by Jackie Silver
I was sitting in the sauna at the gym the other day, contemplating life as I tend to do, and started thinking about my 20s and 30s. That thought process led me to think about five things I would tell my younger self.
1. Be grateful. I’ve always been a pretty appreciative person, but when I was younger, I was so busy working hard, trying to get ahead, looking for the next big thing, that I probably could have been more grateful if I would have slowed down to notice how terrific my life already was. I would tell my younger self to stop and smell the roses.
2. Stop worrying. I’m a born worrier, but I took it to new heights. I worried about everything! What I wore, what I didn’t wear, what I ate, what I didn’t eat, what people thought about me, what people said to me, what I said to people…you get the idea. I would tell my younger self that it doesn’t matter what other people think or say about me – anyone can say anything about anyone, that doesn’t make it true. I would also tell my younger self, “90 percent of everything I worry about never happens.”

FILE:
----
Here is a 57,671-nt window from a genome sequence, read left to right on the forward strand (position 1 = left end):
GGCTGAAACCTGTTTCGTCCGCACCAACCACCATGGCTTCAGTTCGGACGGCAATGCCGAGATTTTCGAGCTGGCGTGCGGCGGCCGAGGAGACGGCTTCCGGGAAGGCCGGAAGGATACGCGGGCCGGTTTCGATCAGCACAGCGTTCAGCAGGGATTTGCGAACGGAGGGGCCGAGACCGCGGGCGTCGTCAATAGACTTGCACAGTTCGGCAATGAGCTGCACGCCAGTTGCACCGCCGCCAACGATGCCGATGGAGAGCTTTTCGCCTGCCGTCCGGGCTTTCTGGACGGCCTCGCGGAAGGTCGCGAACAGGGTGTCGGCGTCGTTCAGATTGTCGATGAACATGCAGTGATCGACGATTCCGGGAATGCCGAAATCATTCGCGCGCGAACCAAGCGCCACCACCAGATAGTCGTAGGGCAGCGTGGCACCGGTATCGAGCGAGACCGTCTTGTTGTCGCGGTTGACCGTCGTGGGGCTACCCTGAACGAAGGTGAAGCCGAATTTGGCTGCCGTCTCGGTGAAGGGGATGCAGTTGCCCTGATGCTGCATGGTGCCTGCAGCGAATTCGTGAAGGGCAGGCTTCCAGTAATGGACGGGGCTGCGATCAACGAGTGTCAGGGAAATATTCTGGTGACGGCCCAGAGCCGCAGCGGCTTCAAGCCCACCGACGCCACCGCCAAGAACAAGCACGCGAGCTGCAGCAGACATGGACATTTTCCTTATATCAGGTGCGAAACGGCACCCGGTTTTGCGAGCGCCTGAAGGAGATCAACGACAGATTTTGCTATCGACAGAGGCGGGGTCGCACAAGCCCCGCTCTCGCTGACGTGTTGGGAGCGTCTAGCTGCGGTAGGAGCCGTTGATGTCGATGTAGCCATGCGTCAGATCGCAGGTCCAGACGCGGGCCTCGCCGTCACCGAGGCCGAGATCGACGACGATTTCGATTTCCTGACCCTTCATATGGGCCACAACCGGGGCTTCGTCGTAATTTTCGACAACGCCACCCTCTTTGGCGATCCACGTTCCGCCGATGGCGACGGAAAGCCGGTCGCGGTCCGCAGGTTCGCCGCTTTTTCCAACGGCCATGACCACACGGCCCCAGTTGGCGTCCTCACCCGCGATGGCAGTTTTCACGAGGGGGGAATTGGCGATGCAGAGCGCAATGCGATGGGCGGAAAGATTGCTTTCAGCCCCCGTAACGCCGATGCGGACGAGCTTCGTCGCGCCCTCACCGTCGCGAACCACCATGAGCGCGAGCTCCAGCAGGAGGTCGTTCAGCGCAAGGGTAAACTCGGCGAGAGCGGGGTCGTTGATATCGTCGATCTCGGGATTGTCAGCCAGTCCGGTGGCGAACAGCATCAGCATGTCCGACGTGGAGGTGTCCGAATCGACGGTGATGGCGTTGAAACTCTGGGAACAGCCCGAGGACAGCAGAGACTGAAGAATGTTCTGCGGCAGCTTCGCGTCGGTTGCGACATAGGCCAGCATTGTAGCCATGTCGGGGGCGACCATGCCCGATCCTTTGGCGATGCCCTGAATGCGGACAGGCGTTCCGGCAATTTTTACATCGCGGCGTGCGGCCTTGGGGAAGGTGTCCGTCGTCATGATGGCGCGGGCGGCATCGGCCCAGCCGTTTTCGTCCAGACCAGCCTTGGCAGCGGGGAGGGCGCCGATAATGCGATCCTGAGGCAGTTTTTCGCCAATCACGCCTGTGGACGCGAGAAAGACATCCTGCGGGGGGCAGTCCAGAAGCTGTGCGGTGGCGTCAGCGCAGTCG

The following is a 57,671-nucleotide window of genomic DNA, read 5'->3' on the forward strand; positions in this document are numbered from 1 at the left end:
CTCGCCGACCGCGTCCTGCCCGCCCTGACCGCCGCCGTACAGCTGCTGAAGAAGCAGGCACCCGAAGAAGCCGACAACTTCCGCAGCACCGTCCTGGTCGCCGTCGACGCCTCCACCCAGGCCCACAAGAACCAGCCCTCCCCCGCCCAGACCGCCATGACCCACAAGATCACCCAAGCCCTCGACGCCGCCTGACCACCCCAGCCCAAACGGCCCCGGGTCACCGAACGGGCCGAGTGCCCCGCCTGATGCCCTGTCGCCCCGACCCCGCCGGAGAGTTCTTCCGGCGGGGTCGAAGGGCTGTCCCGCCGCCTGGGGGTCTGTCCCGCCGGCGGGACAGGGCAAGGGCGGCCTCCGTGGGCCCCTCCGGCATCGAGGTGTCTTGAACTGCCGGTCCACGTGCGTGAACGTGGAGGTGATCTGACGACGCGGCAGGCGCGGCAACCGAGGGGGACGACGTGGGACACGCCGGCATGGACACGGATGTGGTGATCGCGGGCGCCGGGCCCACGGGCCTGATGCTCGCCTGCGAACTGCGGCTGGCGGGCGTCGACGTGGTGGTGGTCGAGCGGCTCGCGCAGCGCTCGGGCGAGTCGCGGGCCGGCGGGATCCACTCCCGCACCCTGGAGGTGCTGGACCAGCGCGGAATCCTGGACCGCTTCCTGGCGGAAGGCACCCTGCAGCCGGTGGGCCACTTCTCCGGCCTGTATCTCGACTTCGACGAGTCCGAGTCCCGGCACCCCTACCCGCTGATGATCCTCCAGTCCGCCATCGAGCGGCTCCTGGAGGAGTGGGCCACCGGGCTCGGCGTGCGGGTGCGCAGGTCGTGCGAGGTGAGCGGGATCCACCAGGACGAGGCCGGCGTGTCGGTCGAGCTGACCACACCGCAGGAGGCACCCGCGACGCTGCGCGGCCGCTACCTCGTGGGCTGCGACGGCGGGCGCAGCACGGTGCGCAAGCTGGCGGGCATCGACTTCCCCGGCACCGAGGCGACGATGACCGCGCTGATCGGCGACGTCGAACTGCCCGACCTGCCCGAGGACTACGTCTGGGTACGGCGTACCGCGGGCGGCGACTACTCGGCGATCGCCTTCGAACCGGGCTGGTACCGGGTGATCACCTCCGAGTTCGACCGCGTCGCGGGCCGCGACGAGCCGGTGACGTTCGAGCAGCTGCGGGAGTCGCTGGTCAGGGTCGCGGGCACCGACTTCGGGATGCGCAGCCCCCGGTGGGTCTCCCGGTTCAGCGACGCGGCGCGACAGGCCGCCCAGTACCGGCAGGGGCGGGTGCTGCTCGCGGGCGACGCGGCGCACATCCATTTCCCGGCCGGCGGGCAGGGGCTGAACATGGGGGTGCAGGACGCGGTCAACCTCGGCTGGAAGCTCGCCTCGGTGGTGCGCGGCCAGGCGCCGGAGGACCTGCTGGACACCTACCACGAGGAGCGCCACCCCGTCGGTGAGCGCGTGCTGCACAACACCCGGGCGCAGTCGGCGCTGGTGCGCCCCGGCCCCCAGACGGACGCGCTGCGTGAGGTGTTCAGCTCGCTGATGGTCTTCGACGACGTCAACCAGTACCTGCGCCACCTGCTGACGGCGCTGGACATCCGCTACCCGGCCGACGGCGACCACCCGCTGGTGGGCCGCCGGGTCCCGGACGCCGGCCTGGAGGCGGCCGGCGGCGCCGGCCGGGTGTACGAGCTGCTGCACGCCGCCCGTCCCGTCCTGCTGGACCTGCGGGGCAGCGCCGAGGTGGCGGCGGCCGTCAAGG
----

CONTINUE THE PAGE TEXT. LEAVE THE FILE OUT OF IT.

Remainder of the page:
3. Youth and beauty are prized in our society. When I was a teenager, I just wanted to hurry up and become an adult. While in my 20s, I just wanted to hurry up and become successful. In my 30s I just wanted to hurry up and become a mom. I never truly appreciated my youthful, unlined face and young, toned body until my 50s when I look back at old photos. I would tell my younger self to enjoy the journey.
4. Sleep is super important. In my 20s I worked midnight to six on the air at an FM rock radio station, came home to sleep for two hours, then went to my college classes for the rest of the day. Seriously, I slept two hours a day for years. That took a toll on my health (I was constantly catching colds) and my looks. I ran into the radio station’s general manager 17 years later and he asked, “How come you look younger now than you did when you worked for us?” Me: “Well, I get to sleep more than two hours a day now, thanks.” I would tell my younger self not to burn the candle at both ends.
5. It’s okay to eat. Thin was in when I was younger and I took that very literally. All through my teens, 20s, 30s and even 40s, I constantly starved myself. I am a lifetime member of every weight loss program out there, possibly Weight Watchers’ most long-term lifetime member – 45 years! At several points in my life I have dieted down to size zero. Even then I thought I still needed to lose “that last five pounds.” I would tell my younger self that starving myself is unhealthy and unnecessary.